The stock is an important interface between the shooter and the rifle. It gets handled, scratched, and generally treated like a glutton for punishment, so it needs to hold up to abuse, both mental and physical. No fancy wood stocks here. Magpul's Hunter 700 stock is made from reinforced polymer with an aluminum bedding block extending into the grip for added rigidity. It has adjustability for cheek weld and length of pull, and it offers M-LOK slots for accessories. The best part is no bedding is required to fit the action, a true drop-in solution.

Custom Ruger 10/22 Takedown

The trigger of a firearm is a place for personal preference. Some people prefer a glass rod break, others want a single stage, while others don't know which they like better. The general agreement is whatever the trigger, make the break consistent. TriggerTech's drop-in Remington 700 trigger offers much more than consistency, as it gives adjustability from 1.5 to 4 pounds and zero creep. While it's probably more than this rifle deserves, when it comes to fire controls, you can never have too much of a good thing.

Through heartache and defeat I've come to the realization that the scope isn't the place to skimp. And, as with triggers, I've also spoiled myself with decent glass. Trying to find a target while looking through a Coke bottle is not easy, and we're talking Mexican Coke, not the clean U.S. bottles.

German Precision Optics, also known as GPO, is as new as can be, but the people behind it are about as seasoned in the optics world as anyone. In a saturated market with almost no room to breathe, GPO is trying to make a name for itself by offering two solutions: either better features at the same price point or similar features at a lower price than the competition. Hmmm, odd concept — give the people what they want.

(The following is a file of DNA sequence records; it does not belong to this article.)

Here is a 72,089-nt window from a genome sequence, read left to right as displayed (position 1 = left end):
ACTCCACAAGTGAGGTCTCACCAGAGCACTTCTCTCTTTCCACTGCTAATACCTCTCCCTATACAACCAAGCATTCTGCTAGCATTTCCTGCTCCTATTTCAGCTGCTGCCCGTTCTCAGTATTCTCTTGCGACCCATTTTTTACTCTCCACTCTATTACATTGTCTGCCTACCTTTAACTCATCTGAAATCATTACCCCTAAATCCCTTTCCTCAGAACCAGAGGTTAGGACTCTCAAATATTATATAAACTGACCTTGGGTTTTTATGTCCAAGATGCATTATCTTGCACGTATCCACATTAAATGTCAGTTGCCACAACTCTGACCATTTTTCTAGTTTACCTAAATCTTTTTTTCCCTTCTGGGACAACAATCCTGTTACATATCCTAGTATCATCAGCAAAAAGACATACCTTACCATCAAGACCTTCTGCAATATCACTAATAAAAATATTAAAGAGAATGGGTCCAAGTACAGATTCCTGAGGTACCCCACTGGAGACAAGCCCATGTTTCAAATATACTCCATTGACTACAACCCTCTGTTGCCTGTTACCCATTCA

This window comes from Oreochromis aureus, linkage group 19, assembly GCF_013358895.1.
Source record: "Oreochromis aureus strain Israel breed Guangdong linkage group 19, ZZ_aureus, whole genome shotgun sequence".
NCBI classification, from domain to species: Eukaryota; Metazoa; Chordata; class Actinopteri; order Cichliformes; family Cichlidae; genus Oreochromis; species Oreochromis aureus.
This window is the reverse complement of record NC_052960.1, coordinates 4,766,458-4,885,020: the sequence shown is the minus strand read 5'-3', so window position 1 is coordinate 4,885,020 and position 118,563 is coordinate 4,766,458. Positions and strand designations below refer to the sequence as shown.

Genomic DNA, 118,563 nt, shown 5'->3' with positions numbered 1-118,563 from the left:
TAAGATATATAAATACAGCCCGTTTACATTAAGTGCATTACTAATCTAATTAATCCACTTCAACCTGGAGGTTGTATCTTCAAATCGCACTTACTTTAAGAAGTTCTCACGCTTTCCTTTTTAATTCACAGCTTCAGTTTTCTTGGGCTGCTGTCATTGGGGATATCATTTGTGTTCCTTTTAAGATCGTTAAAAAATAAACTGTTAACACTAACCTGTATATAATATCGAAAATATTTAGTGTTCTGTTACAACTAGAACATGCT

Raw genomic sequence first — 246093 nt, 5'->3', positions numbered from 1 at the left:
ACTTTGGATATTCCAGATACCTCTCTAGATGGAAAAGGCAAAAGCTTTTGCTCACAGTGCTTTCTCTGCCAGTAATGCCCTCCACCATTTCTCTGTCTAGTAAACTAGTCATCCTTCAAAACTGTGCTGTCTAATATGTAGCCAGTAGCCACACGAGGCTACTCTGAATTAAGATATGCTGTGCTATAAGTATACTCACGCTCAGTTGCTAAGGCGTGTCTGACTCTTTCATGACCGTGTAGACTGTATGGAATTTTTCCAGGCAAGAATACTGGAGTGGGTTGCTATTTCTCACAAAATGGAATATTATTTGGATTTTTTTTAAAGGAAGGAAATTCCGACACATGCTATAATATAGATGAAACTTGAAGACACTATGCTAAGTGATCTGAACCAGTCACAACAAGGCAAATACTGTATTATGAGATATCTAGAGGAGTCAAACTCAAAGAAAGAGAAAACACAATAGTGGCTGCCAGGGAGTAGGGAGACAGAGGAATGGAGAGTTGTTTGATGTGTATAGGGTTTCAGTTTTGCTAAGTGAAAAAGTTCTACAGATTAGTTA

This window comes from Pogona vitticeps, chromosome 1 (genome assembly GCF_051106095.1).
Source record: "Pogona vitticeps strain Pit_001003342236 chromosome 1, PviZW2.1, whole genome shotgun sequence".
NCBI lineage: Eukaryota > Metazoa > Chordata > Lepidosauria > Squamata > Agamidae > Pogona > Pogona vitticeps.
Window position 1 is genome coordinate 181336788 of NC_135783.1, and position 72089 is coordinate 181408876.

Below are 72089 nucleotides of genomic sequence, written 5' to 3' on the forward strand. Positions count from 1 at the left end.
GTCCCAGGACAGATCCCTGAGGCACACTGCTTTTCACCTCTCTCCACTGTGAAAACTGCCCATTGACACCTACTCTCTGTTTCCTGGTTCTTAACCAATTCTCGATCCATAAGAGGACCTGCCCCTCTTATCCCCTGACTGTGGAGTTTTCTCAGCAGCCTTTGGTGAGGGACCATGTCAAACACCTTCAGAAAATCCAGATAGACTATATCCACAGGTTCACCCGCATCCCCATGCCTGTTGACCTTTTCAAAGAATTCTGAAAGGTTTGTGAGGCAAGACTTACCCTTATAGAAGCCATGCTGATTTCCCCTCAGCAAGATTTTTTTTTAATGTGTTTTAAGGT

The GPO Passion 6Xi is a 1-6 power scope with a 30mm tube, and it has the feel of high-end European glass without the crazy price tag. It has an illuminated center dot that is truly daylight visible — surprisingly the intensity had to be turned down a few times, even in the Arizona summer sun! I lean toward reticles that give a little more information, so the German #4 reticle is not my favorite, but overall the scope seems to be a quality piece of equipment.

SLAPPING THANGS TOGETHER

My father once told me even the simplest job can be impossible if you don't have the right tools. A barrel vise from Viper Bench Rest, the Brownells Remington 700 action wrench, the Sinclair ejector spring tool, Clymer go/no-go gauges, and some rosin powder make up the list of specialized gear I acquired for this job. Screwdrivers, Allen wrenches, a torque wrench, and a mallet should be in every toolbox. If not, check your man card, as it might have expired.

The first order of business is to remove the stock from the action. I found myself looking for more points of attachment, but just two screws and you're done (sexual innuendo is fun). Next up: removing the existing barrel from the action. I imagined a muscle-bound bald guy with a handlebar mustache and leopard print unitard screwing the barrels into the actions at the Remington factory — these things are fitted ridiculously tight. I gave up trying a few times, but I thought of the poor Gunnery readers who would be deprived and pressed on. A key concern when doing a barrel swap is the chamber length, as It needs to be within SAAMI specs if you want it to be safe. Testing the headspace with the go/no-go gauges is a must before firing the rifle.

Everything becomes easier after the barrel is installed, as it's a few turns of the screw and the rifle is back together. Another important question is how much torque is enough? Knowing the proper torque specs is key if you don't want stripped or loose screws. This covers not only the rifle, but also the scope and mounts.